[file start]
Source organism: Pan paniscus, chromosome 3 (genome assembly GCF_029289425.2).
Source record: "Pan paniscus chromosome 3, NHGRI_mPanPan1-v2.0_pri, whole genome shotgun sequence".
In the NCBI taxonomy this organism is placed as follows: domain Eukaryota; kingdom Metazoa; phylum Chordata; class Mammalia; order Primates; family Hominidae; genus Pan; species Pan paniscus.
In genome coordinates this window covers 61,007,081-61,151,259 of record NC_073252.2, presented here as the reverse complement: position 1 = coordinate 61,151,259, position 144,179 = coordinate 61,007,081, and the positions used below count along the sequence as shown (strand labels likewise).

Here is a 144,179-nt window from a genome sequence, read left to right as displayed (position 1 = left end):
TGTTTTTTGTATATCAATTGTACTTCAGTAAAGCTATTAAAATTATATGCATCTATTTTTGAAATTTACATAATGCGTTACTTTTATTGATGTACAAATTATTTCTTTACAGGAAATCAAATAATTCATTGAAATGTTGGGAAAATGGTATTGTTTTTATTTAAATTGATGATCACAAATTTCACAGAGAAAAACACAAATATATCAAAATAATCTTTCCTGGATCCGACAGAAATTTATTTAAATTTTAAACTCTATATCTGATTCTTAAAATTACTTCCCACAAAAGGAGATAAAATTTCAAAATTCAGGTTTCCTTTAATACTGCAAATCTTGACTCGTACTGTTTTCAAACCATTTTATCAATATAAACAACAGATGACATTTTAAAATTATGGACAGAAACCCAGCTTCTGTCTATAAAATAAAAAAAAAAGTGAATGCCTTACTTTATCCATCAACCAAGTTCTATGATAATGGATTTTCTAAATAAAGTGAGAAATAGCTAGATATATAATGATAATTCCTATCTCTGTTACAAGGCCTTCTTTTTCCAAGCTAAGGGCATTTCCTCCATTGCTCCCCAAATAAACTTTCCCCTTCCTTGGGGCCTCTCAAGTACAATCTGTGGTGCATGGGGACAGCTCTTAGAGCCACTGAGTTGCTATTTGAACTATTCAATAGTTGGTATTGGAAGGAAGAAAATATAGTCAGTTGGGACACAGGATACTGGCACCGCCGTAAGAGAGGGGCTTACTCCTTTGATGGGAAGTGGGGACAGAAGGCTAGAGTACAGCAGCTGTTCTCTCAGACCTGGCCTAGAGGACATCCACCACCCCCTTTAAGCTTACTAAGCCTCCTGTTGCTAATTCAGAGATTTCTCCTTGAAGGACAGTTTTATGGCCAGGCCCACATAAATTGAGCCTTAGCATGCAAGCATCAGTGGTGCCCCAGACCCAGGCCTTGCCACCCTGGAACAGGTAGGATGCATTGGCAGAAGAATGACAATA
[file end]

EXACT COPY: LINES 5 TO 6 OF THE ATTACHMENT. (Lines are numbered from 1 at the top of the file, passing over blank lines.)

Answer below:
Here is a 144,179-nt window from a genome sequence, read left to right as displayed (position 1 = left end):
TGTTTTTTGTATATCAATTGTACTTCAGTAAAGCTATTAAAATTATATGCATCTATTTTTGAAATTTACATAATGCGTTACTTTTATTGATGTACAAATTATTTCTTTACAGGAAATCAAATAATTCATTGAAATGTTGGGAAAATGGTATTGTTTTTATTTAAATTGATGATCACAAATTTCACAGAGAAAAACACAAATATATCAAAATAATCTTTCCTGGATCCGACAGAAATTTATTTAAATTTTAAACTCTATATCTGATTCTTAAAATTACTTCCCACAAAAGGAGATAAAATTTCAAAATTCAGGTTTCCTTTAATACTGCAAATCTTGACTCGTACTGTTTTCAAACCATTTTATCAATATAAACAACAGATGACATTTTAAAATTATGGACAGAAACCCAGCTTCTGTCTATAAAATAAAAAAAAAAGTGAATGCCTTACTTTATCCATCAACCAAGTTCTATGATAATGGATTTTCTAAATAAAGTGAGAAATAGCTAGATATATAATGATAATTCCTATCTCTGTTACAAGGCCTTCTTTTTCCAAGCTAAGGGCATTTCCTCCATTGCTCCCCAAATAAACTTTCCCCTTCCTTGGGGCCTCTCAAGTACAATCTGTGGTGCATGGGGACAGCTCTTAGAGCCACTGAGTTGCTATTTGAACTATTCAATAGTTGGTATTGGAAGGAAGAAAATATAGTCAGTTGGGACACAGGATACTGGCACCGCCGTAAGAGAGGGGCTTACTCCTTTGATGGGAAGTGGGGACAGAAGGCTAGAGTACAGCAGCTGTTCTCTCAGACCTGGCCTAGAGGACATCCACCACCCCCTTTAAGCTTACTAAGCCTCCTGTTGCTAATTCAGAGATTTCTCCTTGAAGGACAGTTTTATGGCCAGGCCCACATAAATTGAGCCTTAGCATGCAAGCATCAGTGGTGCCCCAGACCCAGGCCTTGCCACCCTGGAACAGGTAGGATGCATTGGCAGAAGAATGACAATA